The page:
Cessna 180 Skywagon
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Information on the 180 Skywagon
The Cessna 180 is a four- or six-seat, fixed conventional gear general aviation airplane which was produced between 1953 and 1981. Though the design is no longer in production, many of these aircraft are still in use as personal aircraft and in utility roles such as bush flying.
Cessna introduced the heavier and more powerful 180, which eventually came to be known as the "Skywagon," as a as a complement to the Cessna 170. In all its versions, 6,193 Cessna 180's were manufactured. In 1956, a tricycle gear version of this design was introduced as the Cessna 182, which came to bear the name "Skylane." Additionally, in 1960, Cessna introduced an even larger, more powerful sibling to the 180, the conventional gear Cessna 185. For a time, all three versions of the design were all in production. Though the tricycle gear 182 displaced some of the general demand for the 180, 180's continue to be valued for their capabilities as utility aircraft.
The airframe of the 180 is all metal, constructed of aluminum alloy. The fuselage is a semi-monocoque structure, with exterior skin sheets riveted to formers and longerons. The strut-braced wings, likewise, are constructed of exterior skin sheets riveted to spars and ribs. The landing gear of the 180 is in a conventional arrangement, with main gear legs made of spring steel, along with a steerable tailwheel.
The Continental O-470-A of 225 horsepower was installed in the 1953 model, which uniquely has no baggage door. The Continental O-470-J, also of 225 horsepower, replaced the -A model in 1954 and 1955, and was succeeded by the Continental O-470-K from 1956 through 1961, by the Continental O-470-R from 1962 through 1972, by the O-470-S from 1973 through 1976, and by the O-470-U from 1977 through the end of production.
Cessna 180's produced between 1953 and 1963 Cessna 180's have two side windows, while 1964 to 1981 models feature three side windows, as they feature the same fuselage as the Cessna 185.
Some, though not all, 180's can be put on floats. Those aircraft so equipped are referred to as "float kitted." Float-kitted Cessna 180's produced between 1975 and 1981 have the larger dorsal fin of the 185.
The Skywagon is considered a workhorse of an airplane, and is favored to this day as a bush plane by many who fly to and from remote, unimproved airstrips in places such as Alaska and distant parts of Canada, the Pacific Islands, and Africa. The 180 is the preferred aircraft still in use by the Colorado Division of Wildlife for monitoring wildlife and re-stocking fish in remote mountain lakes; it is also used by the Montana Department of Natural Resources and Conservation.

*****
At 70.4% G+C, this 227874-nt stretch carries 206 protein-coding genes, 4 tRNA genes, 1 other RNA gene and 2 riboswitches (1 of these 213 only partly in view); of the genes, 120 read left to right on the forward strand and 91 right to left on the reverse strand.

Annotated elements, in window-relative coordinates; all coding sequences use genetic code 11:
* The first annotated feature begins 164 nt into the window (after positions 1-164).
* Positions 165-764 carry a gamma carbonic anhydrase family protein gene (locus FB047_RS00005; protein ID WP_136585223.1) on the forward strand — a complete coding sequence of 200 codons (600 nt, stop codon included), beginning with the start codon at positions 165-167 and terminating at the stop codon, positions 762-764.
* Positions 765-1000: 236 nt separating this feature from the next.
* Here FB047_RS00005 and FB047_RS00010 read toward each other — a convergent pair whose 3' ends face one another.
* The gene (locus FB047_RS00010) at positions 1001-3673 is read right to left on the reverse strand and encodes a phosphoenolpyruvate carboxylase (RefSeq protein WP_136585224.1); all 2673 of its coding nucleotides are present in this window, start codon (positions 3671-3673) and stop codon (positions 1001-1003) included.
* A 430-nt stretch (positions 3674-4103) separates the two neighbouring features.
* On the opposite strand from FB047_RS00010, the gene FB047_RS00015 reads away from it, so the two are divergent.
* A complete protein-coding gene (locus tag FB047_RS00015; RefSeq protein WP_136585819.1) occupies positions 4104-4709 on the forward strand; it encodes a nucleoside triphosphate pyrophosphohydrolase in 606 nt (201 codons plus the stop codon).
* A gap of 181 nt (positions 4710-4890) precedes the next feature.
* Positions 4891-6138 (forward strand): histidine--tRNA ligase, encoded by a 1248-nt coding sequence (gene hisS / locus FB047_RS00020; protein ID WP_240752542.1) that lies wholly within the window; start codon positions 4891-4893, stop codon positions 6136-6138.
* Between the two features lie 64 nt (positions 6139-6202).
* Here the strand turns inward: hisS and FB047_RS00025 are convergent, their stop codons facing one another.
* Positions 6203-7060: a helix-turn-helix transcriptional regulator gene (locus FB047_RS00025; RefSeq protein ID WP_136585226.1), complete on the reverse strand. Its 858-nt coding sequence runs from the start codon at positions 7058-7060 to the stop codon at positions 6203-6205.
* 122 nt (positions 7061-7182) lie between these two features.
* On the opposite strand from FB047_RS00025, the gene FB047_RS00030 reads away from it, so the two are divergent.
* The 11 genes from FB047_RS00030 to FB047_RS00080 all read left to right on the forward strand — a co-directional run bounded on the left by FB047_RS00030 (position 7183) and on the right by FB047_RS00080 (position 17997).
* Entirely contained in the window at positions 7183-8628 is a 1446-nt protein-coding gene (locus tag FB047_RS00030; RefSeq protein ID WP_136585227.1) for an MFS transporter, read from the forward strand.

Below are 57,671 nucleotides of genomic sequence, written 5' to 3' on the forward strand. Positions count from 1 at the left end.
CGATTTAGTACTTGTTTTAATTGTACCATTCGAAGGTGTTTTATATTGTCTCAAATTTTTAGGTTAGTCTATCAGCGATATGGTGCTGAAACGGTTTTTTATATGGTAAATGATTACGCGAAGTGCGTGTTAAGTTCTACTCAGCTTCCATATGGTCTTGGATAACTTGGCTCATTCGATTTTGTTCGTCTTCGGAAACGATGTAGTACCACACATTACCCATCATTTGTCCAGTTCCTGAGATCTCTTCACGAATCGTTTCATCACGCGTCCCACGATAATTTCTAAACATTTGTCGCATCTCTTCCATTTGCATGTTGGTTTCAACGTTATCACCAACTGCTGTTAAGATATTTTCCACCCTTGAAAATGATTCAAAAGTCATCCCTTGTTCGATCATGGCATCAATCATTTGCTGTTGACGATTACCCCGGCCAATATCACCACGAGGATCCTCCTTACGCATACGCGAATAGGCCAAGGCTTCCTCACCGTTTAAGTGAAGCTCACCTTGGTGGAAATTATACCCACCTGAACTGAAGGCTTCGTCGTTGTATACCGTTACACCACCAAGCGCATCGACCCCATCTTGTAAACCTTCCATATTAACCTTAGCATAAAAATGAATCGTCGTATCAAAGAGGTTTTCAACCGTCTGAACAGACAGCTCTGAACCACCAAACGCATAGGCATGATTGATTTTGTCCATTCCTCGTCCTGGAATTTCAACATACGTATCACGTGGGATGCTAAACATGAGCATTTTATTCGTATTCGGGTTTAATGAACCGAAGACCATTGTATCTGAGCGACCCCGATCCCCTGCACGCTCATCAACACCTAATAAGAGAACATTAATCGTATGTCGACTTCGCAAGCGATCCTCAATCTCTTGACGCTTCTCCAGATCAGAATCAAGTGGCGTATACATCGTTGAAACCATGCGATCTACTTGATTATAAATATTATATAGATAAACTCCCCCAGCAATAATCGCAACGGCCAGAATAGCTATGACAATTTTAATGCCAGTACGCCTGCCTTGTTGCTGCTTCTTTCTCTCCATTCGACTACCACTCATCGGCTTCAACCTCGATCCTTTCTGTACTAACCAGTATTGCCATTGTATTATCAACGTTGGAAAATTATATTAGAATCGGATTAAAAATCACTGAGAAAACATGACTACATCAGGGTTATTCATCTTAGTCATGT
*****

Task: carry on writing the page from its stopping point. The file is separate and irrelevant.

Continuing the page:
The Canadian airlines Lamb Air and Norcanair operated several 180's. A number of 180's continue in similar roles at Kenmore Air in Washington, Alaska Seaplane Service, and Brazil's Lider Taxi Aereo.
A number of Cessna 180's were deployed into South Vietnam as surveillance aircraft with the 161 Reconnaissance Flight (call sign "Possum") of the Royal Australian Air Force.
Additional military operators include El Salvador, Guatemala, Honduras, Israel, Mexico, Nicaragua, Philippines, and South Africa.
The Cessna 180 gained recognition as the aircraft chosen by Geraldine Mock, the first woman pilot to successfully fly around the world. The flight was made in 1964 in her 1953 model, the "Spirit of Columbus", registration N1538C, and is chronicled in her book Three-Eight Charlie. The aircraft is currently on display at the National Air and Space Museum.
Source: This article is licensed under the GNU Free Documentation License. It uses material from the Wikipedia article "Cessna 180".
Crew: one pilot
Capacity: three passengers
Length: 26 ft 2 in (7.98 m)
Wingspan: 36 ft 0 in (10.98 m)
Height: 7 ft 6 in (2.29 m)
Wing area: 174 ft? (16 m?)
Empty: 1,520 lb (690 kg)
Loaded: lb ( kg)
Maximum takeoff: 2,550 lb (1,158 kg)
Powerplant: 1x Continental O-470-A, 225 hp (170 kW)
Maximum speed: 167 mph (267 km/h)
Range: 779 miles (1,247 km)
Service ceiling: 20,000 ft (6,098 m)
Rate of climb: 1,150 ft/min (350 m/min)
Wing loading: lb/ft? ( kg/m?)
Power/Mass: hp/lb ( kW/kg)
550 Citation II